If you stand on the Vesey Memorial looking across Vesey Gardens to High Street, you see a wide triangle of space enclosed by Mill Street and Coleshill Street. If you were standing here 800 years ago, you would be looking at the Earl of Warwick’s newly-laid-out town of Sutton with its large triangular market-place in front of you.

Over time buildings encroached on the market area, until by 1700 the whole area of what is now Vesey Gardens was built up. Along the left-hand side of Church Hill there were four large houses, handsome enough to figure on a painted fire-screen of the early nineteenth century now at Maxstoke Castle. By that time some of the houses had been converted into pairs, and by the end of Victoria’s reign all four houses had been converted.

The 1851 census shows that there were then six houses in Church Hill, four of them occupied by tradesmen or clerks, but two of them catering for the growing population by taking lodgers - Maria Thursfield and Sarah Hurnshaw, both widows, had seven lodgers between them. By 1881 the six houses had become eight, and the number of people living there had increased from 23 to 43. There were several large families, and the occupations given in the 1881 census show that most of the families were working class.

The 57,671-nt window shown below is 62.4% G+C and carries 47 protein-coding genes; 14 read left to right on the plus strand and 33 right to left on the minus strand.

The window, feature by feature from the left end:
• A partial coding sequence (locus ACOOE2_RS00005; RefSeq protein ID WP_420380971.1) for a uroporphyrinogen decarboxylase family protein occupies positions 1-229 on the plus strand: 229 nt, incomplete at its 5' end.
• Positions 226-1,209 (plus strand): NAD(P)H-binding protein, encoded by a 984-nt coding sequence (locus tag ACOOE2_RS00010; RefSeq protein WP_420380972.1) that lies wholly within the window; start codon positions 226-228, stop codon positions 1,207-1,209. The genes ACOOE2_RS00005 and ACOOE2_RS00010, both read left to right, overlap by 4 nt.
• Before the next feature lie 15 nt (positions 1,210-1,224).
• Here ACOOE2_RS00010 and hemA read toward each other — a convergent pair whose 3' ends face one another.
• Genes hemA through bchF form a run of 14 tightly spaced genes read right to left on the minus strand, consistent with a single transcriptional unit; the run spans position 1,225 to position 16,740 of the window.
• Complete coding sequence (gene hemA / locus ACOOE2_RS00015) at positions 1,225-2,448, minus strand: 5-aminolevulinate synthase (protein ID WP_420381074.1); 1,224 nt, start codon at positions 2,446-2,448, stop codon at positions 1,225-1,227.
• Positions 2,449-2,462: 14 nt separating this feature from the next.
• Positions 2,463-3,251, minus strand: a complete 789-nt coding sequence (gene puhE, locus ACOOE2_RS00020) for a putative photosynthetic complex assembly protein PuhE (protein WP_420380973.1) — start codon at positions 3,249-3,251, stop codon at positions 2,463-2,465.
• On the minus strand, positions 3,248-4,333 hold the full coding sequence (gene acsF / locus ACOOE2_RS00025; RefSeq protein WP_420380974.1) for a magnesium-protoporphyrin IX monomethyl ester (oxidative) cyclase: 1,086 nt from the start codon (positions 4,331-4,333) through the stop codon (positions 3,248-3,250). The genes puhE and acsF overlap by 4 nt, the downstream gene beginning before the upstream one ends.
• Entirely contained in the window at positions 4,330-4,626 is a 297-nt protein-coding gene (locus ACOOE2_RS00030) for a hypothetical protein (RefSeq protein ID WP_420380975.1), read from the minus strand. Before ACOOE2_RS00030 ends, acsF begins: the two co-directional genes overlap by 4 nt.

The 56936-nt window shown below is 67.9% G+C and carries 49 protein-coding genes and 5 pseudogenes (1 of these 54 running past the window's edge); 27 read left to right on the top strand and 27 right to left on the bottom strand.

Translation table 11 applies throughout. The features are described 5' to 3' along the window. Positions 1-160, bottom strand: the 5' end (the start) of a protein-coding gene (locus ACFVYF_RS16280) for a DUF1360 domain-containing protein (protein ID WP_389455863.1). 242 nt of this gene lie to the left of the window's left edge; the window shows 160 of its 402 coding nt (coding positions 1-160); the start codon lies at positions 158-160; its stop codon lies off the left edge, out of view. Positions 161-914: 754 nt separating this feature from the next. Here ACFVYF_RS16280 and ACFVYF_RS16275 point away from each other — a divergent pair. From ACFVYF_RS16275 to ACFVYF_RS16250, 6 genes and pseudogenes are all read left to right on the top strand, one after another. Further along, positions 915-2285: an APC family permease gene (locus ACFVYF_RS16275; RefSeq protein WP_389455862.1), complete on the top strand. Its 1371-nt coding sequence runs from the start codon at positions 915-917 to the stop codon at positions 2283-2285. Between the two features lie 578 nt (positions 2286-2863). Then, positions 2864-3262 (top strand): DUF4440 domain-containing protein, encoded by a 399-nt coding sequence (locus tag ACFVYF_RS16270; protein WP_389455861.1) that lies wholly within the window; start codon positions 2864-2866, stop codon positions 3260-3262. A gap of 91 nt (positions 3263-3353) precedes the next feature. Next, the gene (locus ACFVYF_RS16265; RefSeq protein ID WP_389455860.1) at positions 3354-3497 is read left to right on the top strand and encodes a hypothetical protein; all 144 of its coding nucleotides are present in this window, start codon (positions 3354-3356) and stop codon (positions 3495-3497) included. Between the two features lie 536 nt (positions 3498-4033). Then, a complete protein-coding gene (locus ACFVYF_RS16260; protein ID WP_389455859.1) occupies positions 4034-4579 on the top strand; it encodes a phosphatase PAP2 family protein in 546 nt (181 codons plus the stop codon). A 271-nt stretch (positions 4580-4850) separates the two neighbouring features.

In the nineteenth century the households shared a wash-house at the back, and the outbuildings included a row of privies. A sale document for the house on the corenr of Mill Street shows that the owner had the use of the washhouse on Tuesdays, and that his was the largest of the privies; the town pump was opposite this house.

Such Victorian facilities were not acceptable in the twentieth century, and by the 1930s Church Hill was an eyesore. Replacing the houses with a public garden “would give a clear and complimentary view of the Parish Church now almost hidden by a mass of rather mean and unrelated buildings”, wrote Alderman John Willmott. The buildings were duly demolished and Vesey Gardens opened on Monday 5th June 1939. (Article based on research by the late Kate Kendall).

Church Hill in 1895 - the milkman is selling milk from the churn on his handcart. (Photo courtesy of Sutton Reference Library)